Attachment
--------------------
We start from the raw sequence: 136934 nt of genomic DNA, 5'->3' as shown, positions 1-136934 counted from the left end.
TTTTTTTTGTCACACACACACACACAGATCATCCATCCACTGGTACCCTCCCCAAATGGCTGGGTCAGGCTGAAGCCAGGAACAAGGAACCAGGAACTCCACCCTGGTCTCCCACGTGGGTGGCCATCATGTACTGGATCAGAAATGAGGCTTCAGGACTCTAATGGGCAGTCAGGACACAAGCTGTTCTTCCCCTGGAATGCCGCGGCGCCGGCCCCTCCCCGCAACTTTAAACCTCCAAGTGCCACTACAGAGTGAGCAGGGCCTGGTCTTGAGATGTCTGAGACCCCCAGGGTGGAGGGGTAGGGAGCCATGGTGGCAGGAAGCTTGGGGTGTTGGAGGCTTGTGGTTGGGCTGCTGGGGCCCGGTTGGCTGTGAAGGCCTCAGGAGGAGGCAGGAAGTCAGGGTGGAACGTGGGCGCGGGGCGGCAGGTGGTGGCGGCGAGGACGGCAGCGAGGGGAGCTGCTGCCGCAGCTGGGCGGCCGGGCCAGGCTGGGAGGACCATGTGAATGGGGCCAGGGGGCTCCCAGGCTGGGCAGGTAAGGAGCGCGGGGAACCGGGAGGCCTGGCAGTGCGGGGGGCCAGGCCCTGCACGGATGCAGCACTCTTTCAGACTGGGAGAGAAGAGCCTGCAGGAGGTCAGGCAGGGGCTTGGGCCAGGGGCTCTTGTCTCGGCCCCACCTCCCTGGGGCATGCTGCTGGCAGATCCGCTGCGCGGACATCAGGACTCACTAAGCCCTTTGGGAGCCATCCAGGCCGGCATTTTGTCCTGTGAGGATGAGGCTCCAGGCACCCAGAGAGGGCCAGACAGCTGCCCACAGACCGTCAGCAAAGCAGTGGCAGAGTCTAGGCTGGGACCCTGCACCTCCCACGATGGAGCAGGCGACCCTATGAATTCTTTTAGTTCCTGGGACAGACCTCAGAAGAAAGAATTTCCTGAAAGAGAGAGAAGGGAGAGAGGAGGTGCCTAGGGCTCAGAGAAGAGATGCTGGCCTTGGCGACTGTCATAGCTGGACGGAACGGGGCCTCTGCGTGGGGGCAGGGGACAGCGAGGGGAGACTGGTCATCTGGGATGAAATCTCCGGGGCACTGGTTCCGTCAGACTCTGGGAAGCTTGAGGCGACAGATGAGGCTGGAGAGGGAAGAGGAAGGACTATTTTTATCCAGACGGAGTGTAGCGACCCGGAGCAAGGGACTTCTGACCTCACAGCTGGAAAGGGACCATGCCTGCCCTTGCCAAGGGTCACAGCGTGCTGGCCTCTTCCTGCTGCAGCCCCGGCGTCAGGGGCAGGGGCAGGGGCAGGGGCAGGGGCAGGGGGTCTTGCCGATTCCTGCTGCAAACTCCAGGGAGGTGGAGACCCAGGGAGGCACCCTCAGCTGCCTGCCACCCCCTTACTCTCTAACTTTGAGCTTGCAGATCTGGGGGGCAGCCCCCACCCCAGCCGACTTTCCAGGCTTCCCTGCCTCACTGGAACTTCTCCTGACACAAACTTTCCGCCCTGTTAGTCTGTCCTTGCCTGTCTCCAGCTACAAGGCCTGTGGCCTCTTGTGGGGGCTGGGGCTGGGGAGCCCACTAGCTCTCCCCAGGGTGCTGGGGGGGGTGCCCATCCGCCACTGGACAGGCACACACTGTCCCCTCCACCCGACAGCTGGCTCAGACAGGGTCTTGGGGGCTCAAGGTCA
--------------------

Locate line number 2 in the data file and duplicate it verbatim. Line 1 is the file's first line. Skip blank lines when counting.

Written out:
TTTTTTTTGTCACACACACACACACAGATCATCCATCCACTGGTACCCTCCCCAAATGGCTGGGTCAGGCTGAAGCCAGGAACAAGGAACCAGGAACTCCACCCTGGTCTCCCACGTGGGTGGCCATCATGTACTGGATCAGAAATGAGGCTTCAGGACTCTAATGGGCAGTCAGGACACAAGCTGTTCTTCCCCTGGAATGCCGCGGCGCCGGCCCCTCCCCGCAACTTTAAACCTCCAAGTGCCACTACAGAGTGAGCAGGGCCTGGTCTTGAGATGTCTGAGACCCCCAGGGTGGAGGGGTAGGGAGCCATGGTGGCAGGAAGCTTGGGGTGTTGGAGGCTTGTGGTTGGGCTGCTGGGGCCCGGTTGGCTGTGAAGGCCTCAGGAGGAGGCAGGAAGTCAGGGTGGAACGTGGGCGCGGGGCGGCAGGTGGTGGCGGCGAGGACGGCAGCGAGGGGAGCTGCTGCCGCAGCTGGGCGGCCGGGCCAGGCTGGGAGGACCATGTGAATGGGGCCAGGGGGCTCCCAGGCTGGGCAGGTAAGGAGCGCGGGGAACCGGGAGGCCTGGCAGTGCGGGGGGCCAGGCCCTGCACGGATGCAGCACTCTTTCAGACTGGGAGAGAAGAGCCTGCAGGAGGTCAGGCAGGGGCTTGGGCCAGGGGCTCTTGTCTCGGCCCCACCTCCCTGGGGCATGCTGCTGGCAGATCCGCTGCGCGGACATCAGGACTCACTAAGCCCTTTGGGAGCCATCCAGGCCGGCATTTTGTCCTGTGAGGATGAGGCTCCAGGCACCCAGAGAGGGCCAGACAGCTGCCCACAGACCGTCAGCAAAGCAGTGGCAGAGTCTAGGCTGGGACCCTGCACCTCCCACGATGGAGCAGGCGACCCTATGAATTCTTTTAGTTCCTGGGACAGACCTCAGAAGAAAGAATTTCCTGAAAGAGAGAGAAGGGAGAGAGGAGGTGCCTAGGGCTCAGAGAAGAGATGCTGGCCTTGGCGACTGTCATAGCTGGACGGAACGGGGCCTCTGCGTGGGGGCAGGGGACAGCGAGGGGAGACTGGTCATCTGGGATGAAATCTCCGGGGCACTGGTTCCGTCAGACTCTGGGAAGCTTGAGGCGACAGATGAGGCTGGAGAGGGAAGAGGAAGGACTATTTTTATCCAGACGGAGTGTAGCGACCCGGAGCAAGGGACTTCTGACCTCACAGCTGGAAAGGGACCATGCCTGCCCTTGCCAAGGGTCACAGCGTGCTGGCCTCTTCCTGCTGCAGCCCCGGCGTCAGGGGCAGGGGCAGGGGCAGGGGCAGGGGCAGGGGGTCTTGCCGATTCCTGCTGCAAACTCCAGGGAGGTGGAGACCCAGGGAGGCACCCTCAGCTGCCTGCCACCCCCTTACTCTCTAACTTTGAGCTTGCAGATCTGGGGGGCAGCCCCCACCCCAGCCGACTTTCCAGGCTTCCCTGCCTCACTGGAACTTCTCCTGACACAAACTTTCCGCCCTGTTAGTCTGTCCTTGCCTGTCTCCAGCTACAAGGCCTGTGGCCTCTTGTGGGGGCTGGGGCTGGGGAGCCCACTAGCTCTCCCCAGGGTGCTGGGGGGGGTGCCCATCCGCCACTGGACAGGCACACACTGTCCCCTCCACCCGACAGCTGGCTCAGACAGGGTCTTGGGGGCTCAAGGTCA